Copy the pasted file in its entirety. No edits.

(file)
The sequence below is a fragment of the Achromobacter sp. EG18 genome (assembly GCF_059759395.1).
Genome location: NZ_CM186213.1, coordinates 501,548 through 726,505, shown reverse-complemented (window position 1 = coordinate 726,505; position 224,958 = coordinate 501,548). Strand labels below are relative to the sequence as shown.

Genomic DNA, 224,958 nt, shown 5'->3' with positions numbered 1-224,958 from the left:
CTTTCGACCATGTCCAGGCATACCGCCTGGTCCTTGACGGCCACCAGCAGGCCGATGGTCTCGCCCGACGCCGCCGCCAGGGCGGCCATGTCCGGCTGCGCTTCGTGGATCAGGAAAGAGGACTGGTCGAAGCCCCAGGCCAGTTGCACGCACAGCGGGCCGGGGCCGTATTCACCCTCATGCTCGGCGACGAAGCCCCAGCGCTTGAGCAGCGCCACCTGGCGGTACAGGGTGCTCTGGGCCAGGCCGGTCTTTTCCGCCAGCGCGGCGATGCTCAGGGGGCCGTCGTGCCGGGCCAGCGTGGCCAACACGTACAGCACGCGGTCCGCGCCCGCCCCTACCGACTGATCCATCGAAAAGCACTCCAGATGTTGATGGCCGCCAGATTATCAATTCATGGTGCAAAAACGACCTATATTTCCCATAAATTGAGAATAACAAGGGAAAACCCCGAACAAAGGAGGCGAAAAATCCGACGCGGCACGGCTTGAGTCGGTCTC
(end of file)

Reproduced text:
The sequence below is a fragment of the Achromobacter sp. EG18 genome (assembly GCF_059759395.1).
Genome location: NZ_CM186213.1, coordinates 501,548 through 726,505, shown reverse-complemented (window position 1 = coordinate 726,505; position 224,958 = coordinate 501,548). Strand labels below are relative to the sequence as shown.

Genomic DNA, 224,958 nt, shown 5'->3' with positions numbered 1-224,958 from the left:
CTTTCGACCATGTCCAGGCATACCGCCTGGTCCTTGACGGCCACCAGCAGGCCGATGGTCTCGCCCGACGCCGCCGCCAGGGCGGCCATGTCCGGCTGCGCTTCGTGGATCAGGAAAGAGGACTGGTCGAAGCCCCAGGCCAGTTGCACGCACAGCGGGCCGGGGCCGTATTCACCCTCATGCTCGGCGACGAAGCCCCAGCGCTTGAGCAGCGCCACCTGGCGGTACAGGGTGCTCTGGGCCAGGCCGGTCTTTTCCGCCAGCGCGGCGATGCTCAGGGGGCCGTCGTGCCGGGCCAGCGTGGCCAACACGTACAGCACGCGGTCCGCGCCCGCCCCTACCGACTGATCCATCGAAAAGCACTCCAGATGTTGATGGCCGCCAGATTATCAATTCATGGTGCAAAAACGACCTATATTTCCCATAAATTGAGAATAACAAGGGAAAACCCCGAACAAAGGAGGCGAAAAATCCGACGCGGCACGGCTTGAGTCGGTCTC